A Gross Domestic Product of over $13 Trillion last year. A working age population of almost 800 million. The worlds fastest growing major economy. China may be to most people just where their TV gets made or a place that makes noodle-based foods, but in actual fact this socialist country holds the holy grail of new markets to enter for almost every technology firm in the world. No other country can boast such purchasing power and economic growth especially in this current day and age. However since 2000 the Chinese market has been devoid of foreign video games consoles due to a ban put in place to protect the young of this fast growing nation against mentally adverse effects.

Not that this ever stopped imported consoles being sold upon a grey market within the country, but that’s another matter all together. Now -for a limited time only – China has lifted this 14 year ban on foreign video games consoles.

Whether this will change attitudes amongst the gamers of China is another matter. Due in part to the ban on foreign consoles two thirds of gaming market in China is in PC gaming. A market which  is worth around $8 billion. No console manufacturer is going to pass up on such an opportunity if they are worth their salt. But before Sony, Microsoft or Nintendo jump onto the market they will have to jump through a couple of resrictions to get their hardware onto the market.

The Chinese government stated that they would allow foreign console sales if the units are made inside the Free Trade Zone of Shanghai and only let them on sale after they pass inspection by China’s numerous cultural departments. The major concern here though is that the term of the ban’s suspension hasn’t been confirmed and likely never will be.  To most this might not seem like much of a problem, just build a factory and make consoles there. It’s rarely that simple though. For starters new factories have to be planned and built as well as equiped with the necessary technology and plant machinery – most of which will be bespoke – then pass inspections then filled with staff who will have to be trained and then finally opened for production.

If we assume this process takes 6 months, that’s 6 months of expertise and resources spent in one area which could have been applied to others such as reducing production costs or marketting. We all know that 6 months in the technological industries is equal to a lifetime in others when it comes to development and processing. Without a confirmed amount of time the ban will be lifted too, this spending of resources could incur a substantial opportunity cost which will be wasted the moment it’s shut down. Can any of the big three who are all still embroiled in a marketting war with one another take the time out of their current operations to take up such an opportunity.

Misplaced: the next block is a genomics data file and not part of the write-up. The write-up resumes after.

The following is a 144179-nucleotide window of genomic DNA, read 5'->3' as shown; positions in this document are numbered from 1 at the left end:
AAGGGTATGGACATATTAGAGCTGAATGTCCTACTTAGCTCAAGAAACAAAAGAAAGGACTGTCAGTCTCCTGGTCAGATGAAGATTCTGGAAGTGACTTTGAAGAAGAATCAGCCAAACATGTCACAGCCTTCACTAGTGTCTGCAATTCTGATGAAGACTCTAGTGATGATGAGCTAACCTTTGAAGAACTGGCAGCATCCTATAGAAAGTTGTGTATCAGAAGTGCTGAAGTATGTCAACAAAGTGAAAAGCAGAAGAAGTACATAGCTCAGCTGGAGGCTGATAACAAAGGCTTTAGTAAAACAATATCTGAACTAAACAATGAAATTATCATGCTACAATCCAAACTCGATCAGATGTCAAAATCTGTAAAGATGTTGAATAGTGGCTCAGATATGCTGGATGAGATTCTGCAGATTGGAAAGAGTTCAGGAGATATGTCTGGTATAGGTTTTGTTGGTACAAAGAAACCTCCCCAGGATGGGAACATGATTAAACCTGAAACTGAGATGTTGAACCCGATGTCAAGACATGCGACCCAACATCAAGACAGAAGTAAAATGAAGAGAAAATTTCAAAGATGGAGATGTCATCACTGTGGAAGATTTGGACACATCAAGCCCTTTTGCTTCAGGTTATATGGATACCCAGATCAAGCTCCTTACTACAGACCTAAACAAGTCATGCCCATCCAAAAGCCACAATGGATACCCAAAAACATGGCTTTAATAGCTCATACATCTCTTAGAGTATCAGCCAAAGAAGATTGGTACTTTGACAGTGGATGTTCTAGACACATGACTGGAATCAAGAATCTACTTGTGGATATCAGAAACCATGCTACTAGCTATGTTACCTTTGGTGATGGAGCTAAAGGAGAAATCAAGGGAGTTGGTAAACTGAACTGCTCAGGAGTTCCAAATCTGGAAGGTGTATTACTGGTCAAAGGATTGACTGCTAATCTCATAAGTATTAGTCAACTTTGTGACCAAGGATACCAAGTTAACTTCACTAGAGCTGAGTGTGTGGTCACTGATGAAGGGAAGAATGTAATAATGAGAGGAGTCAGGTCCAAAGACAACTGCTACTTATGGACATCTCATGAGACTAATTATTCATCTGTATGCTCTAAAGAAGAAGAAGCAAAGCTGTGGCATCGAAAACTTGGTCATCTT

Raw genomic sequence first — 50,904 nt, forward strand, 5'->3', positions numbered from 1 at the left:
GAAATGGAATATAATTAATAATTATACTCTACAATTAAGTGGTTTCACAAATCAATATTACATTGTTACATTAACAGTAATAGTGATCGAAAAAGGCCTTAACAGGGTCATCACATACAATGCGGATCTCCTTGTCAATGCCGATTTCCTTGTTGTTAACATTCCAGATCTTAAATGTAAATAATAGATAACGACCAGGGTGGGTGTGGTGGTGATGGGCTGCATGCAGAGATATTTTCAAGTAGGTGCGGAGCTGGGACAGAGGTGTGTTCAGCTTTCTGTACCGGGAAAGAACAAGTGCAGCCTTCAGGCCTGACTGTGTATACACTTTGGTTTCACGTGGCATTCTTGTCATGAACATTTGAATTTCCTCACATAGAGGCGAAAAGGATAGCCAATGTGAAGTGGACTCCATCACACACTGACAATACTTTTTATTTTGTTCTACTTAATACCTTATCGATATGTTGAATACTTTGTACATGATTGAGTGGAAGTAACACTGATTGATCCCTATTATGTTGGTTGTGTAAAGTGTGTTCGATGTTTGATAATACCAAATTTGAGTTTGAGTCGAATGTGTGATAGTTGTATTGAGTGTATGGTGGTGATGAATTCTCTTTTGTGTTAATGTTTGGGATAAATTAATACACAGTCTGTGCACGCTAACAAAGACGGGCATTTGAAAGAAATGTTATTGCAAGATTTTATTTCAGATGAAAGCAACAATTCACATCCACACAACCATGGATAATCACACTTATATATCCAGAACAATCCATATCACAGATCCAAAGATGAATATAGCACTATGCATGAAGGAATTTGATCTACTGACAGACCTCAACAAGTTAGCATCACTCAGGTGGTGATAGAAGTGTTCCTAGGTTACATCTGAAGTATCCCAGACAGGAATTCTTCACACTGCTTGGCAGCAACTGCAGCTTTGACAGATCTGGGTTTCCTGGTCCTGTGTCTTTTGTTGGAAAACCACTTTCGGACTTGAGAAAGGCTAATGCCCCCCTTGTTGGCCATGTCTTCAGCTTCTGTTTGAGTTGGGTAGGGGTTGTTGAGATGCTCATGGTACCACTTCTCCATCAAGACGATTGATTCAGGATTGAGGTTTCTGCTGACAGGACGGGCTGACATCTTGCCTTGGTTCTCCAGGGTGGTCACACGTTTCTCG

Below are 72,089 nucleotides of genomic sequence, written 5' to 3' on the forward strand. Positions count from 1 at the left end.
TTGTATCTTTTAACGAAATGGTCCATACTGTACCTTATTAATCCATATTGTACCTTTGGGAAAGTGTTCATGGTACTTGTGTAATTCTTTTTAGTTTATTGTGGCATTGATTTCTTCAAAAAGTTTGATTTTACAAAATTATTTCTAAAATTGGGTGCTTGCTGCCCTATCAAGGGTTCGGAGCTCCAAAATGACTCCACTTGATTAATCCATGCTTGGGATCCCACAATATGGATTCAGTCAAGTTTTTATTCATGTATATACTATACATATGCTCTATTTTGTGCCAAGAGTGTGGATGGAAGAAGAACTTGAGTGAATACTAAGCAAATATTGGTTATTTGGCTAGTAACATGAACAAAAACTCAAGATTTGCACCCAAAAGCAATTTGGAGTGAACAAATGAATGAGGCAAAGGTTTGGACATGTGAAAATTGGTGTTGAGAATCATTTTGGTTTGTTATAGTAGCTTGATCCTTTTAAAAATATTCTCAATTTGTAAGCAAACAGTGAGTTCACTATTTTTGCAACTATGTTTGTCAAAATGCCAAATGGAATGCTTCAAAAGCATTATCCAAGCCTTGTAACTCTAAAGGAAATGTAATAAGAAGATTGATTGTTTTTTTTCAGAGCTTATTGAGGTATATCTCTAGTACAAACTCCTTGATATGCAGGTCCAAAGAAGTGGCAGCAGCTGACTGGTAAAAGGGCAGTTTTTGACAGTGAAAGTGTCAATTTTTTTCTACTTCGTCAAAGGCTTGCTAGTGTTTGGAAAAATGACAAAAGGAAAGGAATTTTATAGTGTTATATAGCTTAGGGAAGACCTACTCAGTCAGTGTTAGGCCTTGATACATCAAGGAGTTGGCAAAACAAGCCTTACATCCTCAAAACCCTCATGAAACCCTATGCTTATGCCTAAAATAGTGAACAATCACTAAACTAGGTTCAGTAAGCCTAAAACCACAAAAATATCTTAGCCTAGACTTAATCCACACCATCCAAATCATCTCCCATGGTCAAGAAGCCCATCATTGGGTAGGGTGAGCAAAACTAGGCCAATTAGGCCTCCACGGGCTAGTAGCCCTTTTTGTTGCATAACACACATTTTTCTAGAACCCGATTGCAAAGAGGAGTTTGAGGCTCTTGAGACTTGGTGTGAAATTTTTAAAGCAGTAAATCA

Sony commented on this, stating;

“We recognise that China is a promising market. We will continuously study the possibility, but there is no concrete plan at this stage.”

From that we can read between the lines and boil Sony’s thoughts on the matter down into one easily digestable cup of news tea. Maybe.

On the plus side though, China’s video gaming market is not only large – it’s growing at an incredible rate. In the space of just one year (2012/13) the market grew by an astounding 38% to reach it’s current $13 billion level and could grow again at the same rate as China continues to be a growing economic powerhouse.


People may look to Foxconn to help then decide whether the opportunity is worth the hassle. Foxconn already produces consoles and components inside China for export for each of the Big Three with Microsoft being probably it’s biggest and most famous (or infamous depending on the stories you read) customer. Nintendo and Sony may sub-contract components out to other companies but Microsoft goes the whole hog and produces entire consoles consistently through outsourced means.

In short, this suspension of a long time ban could open up a market worth tens of billions of dollars to console hardware manufacturers if they are quick to get into the market. All they have to hope is that the suspension stays and their investments can grow.

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